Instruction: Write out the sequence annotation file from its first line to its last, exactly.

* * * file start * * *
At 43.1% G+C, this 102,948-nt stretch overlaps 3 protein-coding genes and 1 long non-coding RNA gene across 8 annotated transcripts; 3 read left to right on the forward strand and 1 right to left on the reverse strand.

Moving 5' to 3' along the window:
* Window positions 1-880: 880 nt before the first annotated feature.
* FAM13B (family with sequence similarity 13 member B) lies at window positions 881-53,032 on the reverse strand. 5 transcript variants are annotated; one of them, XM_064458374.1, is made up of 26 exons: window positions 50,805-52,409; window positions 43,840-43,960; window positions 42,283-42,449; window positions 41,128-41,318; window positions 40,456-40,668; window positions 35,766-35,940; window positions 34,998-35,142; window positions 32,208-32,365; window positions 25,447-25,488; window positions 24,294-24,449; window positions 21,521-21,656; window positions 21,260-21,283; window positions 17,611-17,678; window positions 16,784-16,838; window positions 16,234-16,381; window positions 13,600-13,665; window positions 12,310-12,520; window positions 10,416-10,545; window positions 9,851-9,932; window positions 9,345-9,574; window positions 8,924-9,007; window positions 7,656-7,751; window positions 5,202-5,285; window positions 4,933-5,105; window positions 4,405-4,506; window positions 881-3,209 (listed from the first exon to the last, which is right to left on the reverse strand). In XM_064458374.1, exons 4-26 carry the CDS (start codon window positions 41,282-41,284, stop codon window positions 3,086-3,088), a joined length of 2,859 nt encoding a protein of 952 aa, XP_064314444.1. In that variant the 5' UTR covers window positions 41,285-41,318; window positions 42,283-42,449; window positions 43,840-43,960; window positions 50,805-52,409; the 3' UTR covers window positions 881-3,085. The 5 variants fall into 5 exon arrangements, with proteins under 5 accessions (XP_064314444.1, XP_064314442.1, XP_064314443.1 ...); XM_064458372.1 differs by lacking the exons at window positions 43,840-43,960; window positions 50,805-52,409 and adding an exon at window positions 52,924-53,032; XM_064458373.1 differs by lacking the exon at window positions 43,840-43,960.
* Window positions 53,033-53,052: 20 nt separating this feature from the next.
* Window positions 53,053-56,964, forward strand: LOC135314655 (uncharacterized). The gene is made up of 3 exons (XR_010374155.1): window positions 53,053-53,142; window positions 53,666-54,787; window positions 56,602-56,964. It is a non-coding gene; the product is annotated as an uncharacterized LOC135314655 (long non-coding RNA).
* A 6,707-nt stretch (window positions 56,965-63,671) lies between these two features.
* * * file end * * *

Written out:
At 43.1% G+C, this 102,948-nt stretch overlaps 3 protein-coding genes and 1 long non-coding RNA gene across 8 annotated transcripts; 3 read left to right on the forward strand and 1 right to left on the reverse strand.

Moving 5' to 3' along the window:
* Window positions 1-880: 880 nt before the first annotated feature.
* FAM13B (family with sequence similarity 13 member B) lies at window positions 881-53,032 on the reverse strand. 5 transcript variants are annotated; one of them, XM_064458374.1, is made up of 26 exons: window positions 50,805-52,409; window positions 43,840-43,960; window positions 42,283-42,449; window positions 41,128-41,318; window positions 40,456-40,668; window positions 35,766-35,940; window positions 34,998-35,142; window positions 32,208-32,365; window positions 25,447-25,488; window positions 24,294-24,449; window positions 21,521-21,656; window positions 21,260-21,283; window positions 17,611-17,678; window positions 16,784-16,838; window positions 16,234-16,381; window positions 13,600-13,665; window positions 12,310-12,520; window positions 10,416-10,545; window positions 9,851-9,932; window positions 9,345-9,574; window positions 8,924-9,007; window positions 7,656-7,751; window positions 5,202-5,285; window positions 4,933-5,105; window positions 4,405-4,506; window positions 881-3,209 (listed from the first exon to the last, which is right to left on the reverse strand). In XM_064458374.1, exons 4-26 carry the CDS (start codon window positions 41,282-41,284, stop codon window positions 3,086-3,088), a joined length of 2,859 nt encoding a protein of 952 aa, XP_064314444.1. In that variant the 5' UTR covers window positions 41,285-41,318; window positions 42,283-42,449; window positions 43,840-43,960; window positions 50,805-52,409; the 3' UTR covers window positions 881-3,085. The 5 variants fall into 5 exon arrangements, with proteins under 5 accessions (XP_064314444.1, XP_064314442.1, XP_064314443.1 ...); XM_064458372.1 differs by lacking the exons at window positions 43,840-43,960; window positions 50,805-52,409 and adding an exon at window positions 52,924-53,032; XM_064458373.1 differs by lacking the exon at window positions 43,840-43,960.
* Window positions 53,033-53,052: 20 nt separating this feature from the next.
* Window positions 53,053-56,964, forward strand: LOC135314655 (uncharacterized). The gene is made up of 3 exons (XR_010374155.1): window positions 53,053-53,142; window positions 53,666-54,787; window positions 56,602-56,964. It is a non-coding gene; the product is annotated as an uncharacterized LOC135314655 (long non-coding RNA).
* A 6,707-nt stretch (window positions 56,965-63,671) lies between these two features.